When Can A Public Meeting Go Into Executive Session?
This information is taken directly from the brochure created by the Committee On Open Government. It is called Your Right To Know. A copy can be obtained by calling (518) 474-2518.
Perhaps the most interesting thing to note about this area of the Freedom Of Information Law (FOIL) is that “a public body can never vote to appropriate public monies during a closed session“.
The law provides for closed or “executive” sessions under circumstances prescribed by the law. It is important to emphasize that an executive session is not separate from an open meeting, but rather is defined by a portion of an open meeting during which the public may be excluded.
To close a meeting for executive session, the law requires that a public body take several procedural steps. First, a motion must be made during an open meeting to enter into executive session; second the motion must identify “the general area or areas of the subject or subjects to be considered;” and third, the motion must be carried by a majority vote of the total membership of the public body.
Further, a public body cannot close its doors to the public to discuss the subject of its choice, for the law specifies and limits the subject matter that may appropriately be discussed in executive session. The eight subjects that may be discussed behind closed doors include:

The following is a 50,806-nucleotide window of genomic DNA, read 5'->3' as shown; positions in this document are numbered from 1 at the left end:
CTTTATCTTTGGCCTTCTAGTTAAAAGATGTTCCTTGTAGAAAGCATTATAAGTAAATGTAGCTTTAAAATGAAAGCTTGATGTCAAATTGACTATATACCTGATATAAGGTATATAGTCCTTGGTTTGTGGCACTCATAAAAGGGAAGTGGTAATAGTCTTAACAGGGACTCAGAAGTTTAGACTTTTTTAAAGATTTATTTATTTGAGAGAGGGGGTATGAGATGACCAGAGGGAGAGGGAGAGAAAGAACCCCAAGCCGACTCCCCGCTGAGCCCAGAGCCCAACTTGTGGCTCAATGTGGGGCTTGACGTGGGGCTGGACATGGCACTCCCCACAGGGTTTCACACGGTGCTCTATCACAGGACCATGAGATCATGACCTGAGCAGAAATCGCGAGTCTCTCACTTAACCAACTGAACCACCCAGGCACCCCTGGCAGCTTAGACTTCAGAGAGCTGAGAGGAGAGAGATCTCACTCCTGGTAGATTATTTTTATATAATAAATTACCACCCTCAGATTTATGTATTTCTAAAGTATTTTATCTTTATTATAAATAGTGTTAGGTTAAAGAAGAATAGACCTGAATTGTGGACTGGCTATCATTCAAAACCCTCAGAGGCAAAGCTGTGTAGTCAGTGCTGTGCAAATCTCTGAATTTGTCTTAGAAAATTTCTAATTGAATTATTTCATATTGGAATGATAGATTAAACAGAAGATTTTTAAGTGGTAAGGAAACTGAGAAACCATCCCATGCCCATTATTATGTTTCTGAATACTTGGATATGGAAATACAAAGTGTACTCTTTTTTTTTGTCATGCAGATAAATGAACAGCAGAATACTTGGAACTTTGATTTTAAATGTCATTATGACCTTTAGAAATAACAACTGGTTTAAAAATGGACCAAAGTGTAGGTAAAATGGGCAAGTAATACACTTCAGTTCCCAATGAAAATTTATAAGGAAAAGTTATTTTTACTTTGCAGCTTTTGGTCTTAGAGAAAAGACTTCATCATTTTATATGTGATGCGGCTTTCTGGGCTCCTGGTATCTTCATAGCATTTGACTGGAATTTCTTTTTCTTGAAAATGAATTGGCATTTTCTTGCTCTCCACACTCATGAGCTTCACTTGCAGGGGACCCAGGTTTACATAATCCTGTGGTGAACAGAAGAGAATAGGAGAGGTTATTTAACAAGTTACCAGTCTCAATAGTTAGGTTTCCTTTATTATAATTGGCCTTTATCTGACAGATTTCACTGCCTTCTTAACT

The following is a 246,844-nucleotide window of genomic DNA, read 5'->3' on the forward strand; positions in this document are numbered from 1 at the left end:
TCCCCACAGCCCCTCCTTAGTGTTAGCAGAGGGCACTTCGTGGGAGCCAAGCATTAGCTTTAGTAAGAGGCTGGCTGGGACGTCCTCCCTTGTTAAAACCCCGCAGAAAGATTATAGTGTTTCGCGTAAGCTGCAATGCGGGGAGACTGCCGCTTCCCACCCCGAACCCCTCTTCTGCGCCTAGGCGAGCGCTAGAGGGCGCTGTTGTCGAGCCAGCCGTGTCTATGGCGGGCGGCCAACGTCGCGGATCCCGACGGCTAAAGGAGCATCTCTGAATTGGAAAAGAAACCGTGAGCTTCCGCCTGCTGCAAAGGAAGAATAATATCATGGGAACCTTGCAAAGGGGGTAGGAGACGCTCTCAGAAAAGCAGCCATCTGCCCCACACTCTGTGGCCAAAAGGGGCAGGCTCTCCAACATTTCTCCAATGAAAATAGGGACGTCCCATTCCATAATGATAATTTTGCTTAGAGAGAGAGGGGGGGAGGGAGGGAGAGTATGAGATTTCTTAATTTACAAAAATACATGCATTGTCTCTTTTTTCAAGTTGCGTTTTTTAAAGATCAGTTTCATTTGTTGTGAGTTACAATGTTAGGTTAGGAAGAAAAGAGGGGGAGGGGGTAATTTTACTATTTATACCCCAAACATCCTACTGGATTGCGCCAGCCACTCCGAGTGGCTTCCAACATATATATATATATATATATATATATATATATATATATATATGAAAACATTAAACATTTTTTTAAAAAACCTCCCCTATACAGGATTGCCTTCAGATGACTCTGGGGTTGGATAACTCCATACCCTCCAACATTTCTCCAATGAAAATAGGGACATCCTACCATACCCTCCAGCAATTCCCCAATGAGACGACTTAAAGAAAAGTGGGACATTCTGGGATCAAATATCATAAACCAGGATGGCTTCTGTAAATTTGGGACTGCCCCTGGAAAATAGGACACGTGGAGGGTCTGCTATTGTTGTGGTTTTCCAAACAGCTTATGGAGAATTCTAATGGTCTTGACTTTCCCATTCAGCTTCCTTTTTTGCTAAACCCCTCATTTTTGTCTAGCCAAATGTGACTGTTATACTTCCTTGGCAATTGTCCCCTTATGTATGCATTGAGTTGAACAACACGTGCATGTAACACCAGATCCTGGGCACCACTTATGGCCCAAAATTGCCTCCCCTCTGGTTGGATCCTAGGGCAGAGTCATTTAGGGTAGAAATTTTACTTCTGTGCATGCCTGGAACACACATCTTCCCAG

(a) Matter which will imperil the public safety if disclosed.
(b) Any matter which may disclose the identity of a law enforcement agency or informer.
(c) Information relating to current or future investigation or prosecution of a criminal offense which would imperil effective law enforcement if disclosed.
(d) Discussions regarding proposed, pending or current litigation.
(e) Collective negotiations pursuant to Article 14 of the Civil Service Law.
(f) The medical, financial, credit, or employment history of a particular person or corporation, or matters leading to the appointment, employment, promotion, demotion, discipline, suspension, dismissal or removal of a particular person or corporation.
(g) The preparation, grading or administration of examinations.
(h) The proposed acquisition, sale or lease of real property or the proposed acquisition of securities, or sale or exchange of securities held by such a public body, but only when publicity would substantially affect the value thereof.
These are the only subjects that may be discussed behind closed doors; all other deliberations must be conducted during open meetings.
It is important to point out that a public body can never vote to appropriate monies during a closed session. Therefore, although most public bodies may vote during a properly convened executive session, any vote to appropriate public monies must be taken in public.
The law also states that an executive session can be attended by members of the public body and any other person authorized by the public body.